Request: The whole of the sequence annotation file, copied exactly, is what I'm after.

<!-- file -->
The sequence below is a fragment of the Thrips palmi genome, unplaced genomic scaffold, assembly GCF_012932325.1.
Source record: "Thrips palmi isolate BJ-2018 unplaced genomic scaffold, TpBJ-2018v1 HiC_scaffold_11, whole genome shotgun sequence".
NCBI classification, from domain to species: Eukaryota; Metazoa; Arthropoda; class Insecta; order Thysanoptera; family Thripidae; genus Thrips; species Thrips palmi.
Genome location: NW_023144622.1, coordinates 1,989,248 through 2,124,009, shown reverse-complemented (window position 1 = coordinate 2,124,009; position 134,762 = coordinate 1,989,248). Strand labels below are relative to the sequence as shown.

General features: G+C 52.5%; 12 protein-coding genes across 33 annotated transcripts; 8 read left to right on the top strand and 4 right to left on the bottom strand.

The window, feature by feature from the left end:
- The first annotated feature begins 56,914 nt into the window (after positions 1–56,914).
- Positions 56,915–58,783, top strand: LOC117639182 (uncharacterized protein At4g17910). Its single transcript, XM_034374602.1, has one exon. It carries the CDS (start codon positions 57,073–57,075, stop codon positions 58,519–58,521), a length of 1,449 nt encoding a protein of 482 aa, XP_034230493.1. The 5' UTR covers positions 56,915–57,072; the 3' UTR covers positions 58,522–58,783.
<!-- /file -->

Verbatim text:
The sequence below is a fragment of the Thrips palmi genome, unplaced genomic scaffold, assembly GCF_012932325.1.
Source record: "Thrips palmi isolate BJ-2018 unplaced genomic scaffold, TpBJ-2018v1 HiC_scaffold_11, whole genome shotgun sequence".
NCBI classification, from domain to species: Eukaryota; Metazoa; Arthropoda; class Insecta; order Thysanoptera; family Thripidae; genus Thrips; species Thrips palmi.
Genome location: NW_023144622.1, coordinates 1,989,248 through 2,124,009, shown reverse-complemented (window position 1 = coordinate 2,124,009; position 134,762 = coordinate 1,989,248). Strand labels below are relative to the sequence as shown.

General features: G+C 52.5%; 12 protein-coding genes across 33 annotated transcripts; 8 read left to right on the top strand and 4 right to left on the bottom strand.

The window, feature by feature from the left end:
- The first annotated feature begins 56,914 nt into the window (after positions 1–56,914).
- Positions 56,915–58,783, top strand: LOC117639182 (uncharacterized protein At4g17910). Its single transcript, XM_034374602.1, has one exon. It carries the CDS (start codon positions 57,073–57,075, stop codon positions 58,519–58,521), a length of 1,449 nt encoding a protein of 482 aa, XP_034230493.1. The 5' UTR covers positions 56,915–57,072; the 3' UTR covers positions 58,522–58,783.